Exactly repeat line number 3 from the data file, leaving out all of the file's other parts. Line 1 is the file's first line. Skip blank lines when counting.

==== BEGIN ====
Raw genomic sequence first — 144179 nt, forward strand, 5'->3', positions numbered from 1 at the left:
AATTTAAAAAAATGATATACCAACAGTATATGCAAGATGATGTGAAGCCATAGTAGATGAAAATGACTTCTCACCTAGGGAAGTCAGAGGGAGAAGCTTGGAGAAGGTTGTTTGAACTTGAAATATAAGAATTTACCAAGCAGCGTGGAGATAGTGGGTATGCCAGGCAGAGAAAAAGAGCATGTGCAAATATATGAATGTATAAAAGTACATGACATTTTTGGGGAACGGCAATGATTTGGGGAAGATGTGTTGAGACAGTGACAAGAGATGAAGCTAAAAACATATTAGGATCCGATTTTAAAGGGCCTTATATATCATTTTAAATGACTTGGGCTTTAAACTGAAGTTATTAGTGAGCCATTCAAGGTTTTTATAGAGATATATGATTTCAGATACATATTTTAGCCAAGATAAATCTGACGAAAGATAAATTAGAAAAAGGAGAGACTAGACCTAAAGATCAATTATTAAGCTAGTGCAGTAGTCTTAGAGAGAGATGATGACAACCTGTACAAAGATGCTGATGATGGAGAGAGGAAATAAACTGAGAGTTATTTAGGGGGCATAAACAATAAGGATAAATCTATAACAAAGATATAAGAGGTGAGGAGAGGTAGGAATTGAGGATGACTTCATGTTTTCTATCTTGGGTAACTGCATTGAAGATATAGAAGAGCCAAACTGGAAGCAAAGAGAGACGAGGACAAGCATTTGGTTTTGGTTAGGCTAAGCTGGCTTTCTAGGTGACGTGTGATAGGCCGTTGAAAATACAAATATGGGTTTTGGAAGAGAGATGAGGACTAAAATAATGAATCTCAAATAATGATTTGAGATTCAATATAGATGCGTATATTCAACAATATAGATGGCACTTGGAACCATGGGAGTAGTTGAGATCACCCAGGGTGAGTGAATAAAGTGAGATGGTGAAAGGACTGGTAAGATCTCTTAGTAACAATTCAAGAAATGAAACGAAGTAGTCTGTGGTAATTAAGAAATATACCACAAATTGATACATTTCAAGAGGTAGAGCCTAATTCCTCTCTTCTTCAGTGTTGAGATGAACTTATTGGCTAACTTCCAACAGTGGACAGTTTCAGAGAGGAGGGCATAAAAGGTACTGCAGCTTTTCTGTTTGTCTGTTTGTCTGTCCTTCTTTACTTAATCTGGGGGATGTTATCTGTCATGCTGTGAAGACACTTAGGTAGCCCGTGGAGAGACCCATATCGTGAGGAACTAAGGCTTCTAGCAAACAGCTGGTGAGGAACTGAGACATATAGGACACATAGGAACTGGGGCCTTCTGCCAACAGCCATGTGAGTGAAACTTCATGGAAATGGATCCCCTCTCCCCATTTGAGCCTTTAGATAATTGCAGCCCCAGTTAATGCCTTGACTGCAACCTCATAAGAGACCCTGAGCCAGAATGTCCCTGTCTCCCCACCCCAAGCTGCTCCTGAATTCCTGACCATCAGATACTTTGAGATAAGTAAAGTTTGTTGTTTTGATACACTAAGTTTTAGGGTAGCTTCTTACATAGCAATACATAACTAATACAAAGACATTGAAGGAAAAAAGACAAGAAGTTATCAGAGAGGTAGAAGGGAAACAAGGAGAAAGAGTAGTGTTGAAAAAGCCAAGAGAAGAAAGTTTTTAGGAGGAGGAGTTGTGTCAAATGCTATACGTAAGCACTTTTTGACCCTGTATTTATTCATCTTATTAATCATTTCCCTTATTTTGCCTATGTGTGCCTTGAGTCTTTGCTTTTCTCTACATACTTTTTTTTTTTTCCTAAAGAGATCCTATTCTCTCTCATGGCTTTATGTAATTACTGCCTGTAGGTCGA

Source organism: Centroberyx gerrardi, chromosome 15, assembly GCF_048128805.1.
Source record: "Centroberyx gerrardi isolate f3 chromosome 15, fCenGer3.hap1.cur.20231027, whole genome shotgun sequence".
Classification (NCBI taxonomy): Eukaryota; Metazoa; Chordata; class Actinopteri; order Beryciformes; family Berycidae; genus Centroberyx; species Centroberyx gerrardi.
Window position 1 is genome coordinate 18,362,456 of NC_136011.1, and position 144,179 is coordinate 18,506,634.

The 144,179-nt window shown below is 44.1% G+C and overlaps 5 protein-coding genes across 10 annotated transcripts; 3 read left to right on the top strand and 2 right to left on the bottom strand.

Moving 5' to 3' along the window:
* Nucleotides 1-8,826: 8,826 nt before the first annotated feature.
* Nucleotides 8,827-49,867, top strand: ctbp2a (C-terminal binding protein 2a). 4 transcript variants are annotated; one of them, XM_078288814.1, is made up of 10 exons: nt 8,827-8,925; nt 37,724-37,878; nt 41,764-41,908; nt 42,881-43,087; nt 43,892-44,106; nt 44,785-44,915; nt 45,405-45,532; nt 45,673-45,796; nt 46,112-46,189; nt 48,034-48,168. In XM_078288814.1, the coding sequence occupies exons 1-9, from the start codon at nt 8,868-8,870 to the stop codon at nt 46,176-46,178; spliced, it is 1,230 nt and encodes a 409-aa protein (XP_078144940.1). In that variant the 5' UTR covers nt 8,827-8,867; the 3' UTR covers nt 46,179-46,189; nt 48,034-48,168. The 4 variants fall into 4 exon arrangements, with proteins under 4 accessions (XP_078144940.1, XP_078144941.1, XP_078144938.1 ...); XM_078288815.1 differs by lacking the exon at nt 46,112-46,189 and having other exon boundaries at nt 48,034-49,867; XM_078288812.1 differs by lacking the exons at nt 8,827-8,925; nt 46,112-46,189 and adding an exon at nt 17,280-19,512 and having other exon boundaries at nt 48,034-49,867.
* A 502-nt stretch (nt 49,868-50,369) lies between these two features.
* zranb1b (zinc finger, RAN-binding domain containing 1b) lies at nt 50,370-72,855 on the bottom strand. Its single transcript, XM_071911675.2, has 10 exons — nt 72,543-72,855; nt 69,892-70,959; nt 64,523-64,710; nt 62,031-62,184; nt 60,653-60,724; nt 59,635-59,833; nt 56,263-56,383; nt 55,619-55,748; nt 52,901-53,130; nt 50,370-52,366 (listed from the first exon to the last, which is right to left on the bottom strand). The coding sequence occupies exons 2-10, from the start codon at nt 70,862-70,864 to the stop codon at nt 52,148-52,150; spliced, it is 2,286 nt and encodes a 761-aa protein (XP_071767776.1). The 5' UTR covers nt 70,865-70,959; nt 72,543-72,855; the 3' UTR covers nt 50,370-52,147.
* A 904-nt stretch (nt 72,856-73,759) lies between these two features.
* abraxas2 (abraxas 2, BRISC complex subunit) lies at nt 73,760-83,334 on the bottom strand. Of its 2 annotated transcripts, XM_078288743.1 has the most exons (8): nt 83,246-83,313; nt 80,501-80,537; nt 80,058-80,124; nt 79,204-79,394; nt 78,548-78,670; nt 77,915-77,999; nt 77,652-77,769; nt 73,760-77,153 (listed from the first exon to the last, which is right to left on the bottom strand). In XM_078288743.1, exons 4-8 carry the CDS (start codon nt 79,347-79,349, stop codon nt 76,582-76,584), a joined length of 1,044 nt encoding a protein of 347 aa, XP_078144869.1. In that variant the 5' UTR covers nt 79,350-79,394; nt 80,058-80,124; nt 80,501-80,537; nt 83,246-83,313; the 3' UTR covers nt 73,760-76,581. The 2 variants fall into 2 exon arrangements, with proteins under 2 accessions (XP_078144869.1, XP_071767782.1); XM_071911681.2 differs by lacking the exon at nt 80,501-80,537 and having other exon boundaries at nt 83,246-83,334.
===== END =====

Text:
Source organism: Centroberyx gerrardi, chromosome 15, assembly GCF_048128805.1.